Studio Report

I'm sure some of you noticed from my Instagram, I recently adopted a one year old border collie.

When my Siberian husky Tasha was about 10 years old, I had an opportunity to take care of a brown border collie for a couple of weeks. I fell in love with her and with the breed, I knew then that if I ever got another dog, it was going to be a border collie.

It took me nearly four years since Tasha's passing to finally feel ready for a new pup. That's more than sufficient time to form a vision of how this dog is going to be — a lop-eared, long-haired, green-eyed, eight-week old, brown border collie puppy from a good breeder.

The problem was no real "good" breeder was willing to let an apartment dweller take one of their puppies home. It didn't matter whether that apartment dweller was a consistent runner, who loves the outdoors and even had goat and sheep farms researched out for herding sessions. Yes, there is such a thing. While it was frustrating, I also appreciated their point of view. Border collies need to run, herd, work, get their minds stimulated instead of getting cooped up in a small apartment all day, waiting for their owners to come home from work, granted that it clearly wasn't going to be the case with me. It's not that much different from my stance that a Siberian husky should always be in a pack with other huskies mushing for a meaningful task in a subzero environment — an unwavering opinion after having had a husky in my care for 17 years in sunny Southern California.

When I reluctantly turned to local shelters, I quickly learned that it was even more difficult to make things happen via that route. For one thing, puppies are wildly popular, and border collies, even if they were mixed breed adults, were getting snatched up well before their pictures hit the "Available Dogs" section of the website. I know this, because my persistence impressed one of the staff members at the shelter, she actually allowed me to see a number of herding breeds that got turned in before they had become officially available online.

After over four months of searching, I nonchalantly answered an ad from a pet adoption site with no expectation that it was going to work out. The ad was posted by the actual owner of the dog. No pictures. She was in northern Washington. I only called out of routine, but she called back right away, and few minutes later I was in my car headed up to meet this dog.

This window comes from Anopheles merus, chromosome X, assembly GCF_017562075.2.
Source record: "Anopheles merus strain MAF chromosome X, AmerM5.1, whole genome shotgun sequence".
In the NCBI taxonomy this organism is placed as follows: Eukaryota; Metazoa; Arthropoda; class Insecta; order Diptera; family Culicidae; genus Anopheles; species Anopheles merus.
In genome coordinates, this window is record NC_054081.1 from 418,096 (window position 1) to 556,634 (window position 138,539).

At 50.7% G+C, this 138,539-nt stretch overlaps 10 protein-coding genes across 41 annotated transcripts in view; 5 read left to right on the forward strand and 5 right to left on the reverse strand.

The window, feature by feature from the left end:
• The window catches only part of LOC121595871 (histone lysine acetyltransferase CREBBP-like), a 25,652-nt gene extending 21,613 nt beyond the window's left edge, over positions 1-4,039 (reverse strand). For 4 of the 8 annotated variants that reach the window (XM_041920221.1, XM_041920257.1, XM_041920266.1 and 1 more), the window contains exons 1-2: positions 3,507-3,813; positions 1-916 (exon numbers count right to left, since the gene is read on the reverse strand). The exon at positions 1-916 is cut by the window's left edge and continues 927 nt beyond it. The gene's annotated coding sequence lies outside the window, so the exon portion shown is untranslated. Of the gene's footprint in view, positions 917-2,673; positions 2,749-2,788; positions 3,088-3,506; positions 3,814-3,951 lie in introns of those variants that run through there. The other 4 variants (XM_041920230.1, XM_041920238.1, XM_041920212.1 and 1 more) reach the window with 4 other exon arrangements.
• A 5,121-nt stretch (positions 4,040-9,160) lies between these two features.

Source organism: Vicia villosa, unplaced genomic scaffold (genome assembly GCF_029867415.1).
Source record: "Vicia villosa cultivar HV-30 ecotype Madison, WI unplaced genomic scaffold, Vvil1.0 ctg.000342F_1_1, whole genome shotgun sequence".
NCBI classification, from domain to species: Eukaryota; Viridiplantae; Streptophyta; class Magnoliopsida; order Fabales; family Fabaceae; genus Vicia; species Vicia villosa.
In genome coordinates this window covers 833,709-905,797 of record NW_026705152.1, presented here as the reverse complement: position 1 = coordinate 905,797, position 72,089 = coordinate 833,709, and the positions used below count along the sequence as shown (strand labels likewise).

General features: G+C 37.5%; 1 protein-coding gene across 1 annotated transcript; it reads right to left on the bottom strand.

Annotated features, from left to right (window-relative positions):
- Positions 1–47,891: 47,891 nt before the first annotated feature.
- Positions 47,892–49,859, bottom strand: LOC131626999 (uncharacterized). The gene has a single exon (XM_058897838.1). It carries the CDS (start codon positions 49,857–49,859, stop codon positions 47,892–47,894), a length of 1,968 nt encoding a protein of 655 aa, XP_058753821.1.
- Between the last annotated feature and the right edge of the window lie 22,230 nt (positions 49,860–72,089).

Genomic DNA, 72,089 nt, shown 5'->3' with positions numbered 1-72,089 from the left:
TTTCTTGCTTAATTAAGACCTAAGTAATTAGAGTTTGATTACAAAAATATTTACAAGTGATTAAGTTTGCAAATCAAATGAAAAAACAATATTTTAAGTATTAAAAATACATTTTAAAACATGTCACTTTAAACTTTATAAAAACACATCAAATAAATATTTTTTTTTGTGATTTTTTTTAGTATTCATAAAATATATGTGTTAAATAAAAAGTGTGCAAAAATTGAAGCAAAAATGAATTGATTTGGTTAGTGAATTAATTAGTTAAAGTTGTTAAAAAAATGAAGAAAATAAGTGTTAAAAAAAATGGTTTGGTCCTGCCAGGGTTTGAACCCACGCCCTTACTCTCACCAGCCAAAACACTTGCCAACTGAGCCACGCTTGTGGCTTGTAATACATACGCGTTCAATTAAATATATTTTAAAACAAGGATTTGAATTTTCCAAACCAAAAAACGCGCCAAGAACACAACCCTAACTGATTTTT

Border collies are the most intelligent of all known breeds. So my thoughts as I drove north were what if she doesn't respond well to this stranger? what if she's sad that her family is giving her up? what if she resists coming with me? But when I entered their place with her owner who just pulled up the driveway from work, she ran right up to me first with her tail wagging and let me cup her head in my hands with her eyes intensely set on me. I knew instantly that she was mine — this upright-eared, short-haired, brown-eyed, one-year-old, black border collie.

We got home extremely late that night. The next morning, we got up early and went for a run as if we have been doing this together for years.

A little update on the work side of things. Portland Saturday Market is picking up and getting busier than ever. You can also find my booth at First Thursday Art Walk in the Pearl. Between the outdoor markets and online shops, couple shows that are in the works (more on that later) and all the behind the scenes details to tend to, I haven't been able to paint, like, at all since my last one, "A Rescue." With the tax season behind me, and the final touches to the booth decor that seems to be in perpetual transition, I should be able to delve into painting in the next week or two...and quite frankly, I'm just dying to be able to do that. Believe it or not, having a canine companion actually has been very helpful. It's energizing to keep a pet — to have that daily routine of "doing things together" in place.

Lately, when busyness of the business becomes overwhelming (which is often), I keep thinking back to what James, my friend from UCLA days used to say to me. He was a pre-med, and me, an art major. Whenever the weight of mid-terms and finals crushed down on us, he used to sarcastically ask, "How nice is it, Joy, to just doodle all day and walk away with an 'A'?"

James is a good man, but boy, it never was, and still isn't that simple.

If only I could just doodle all day.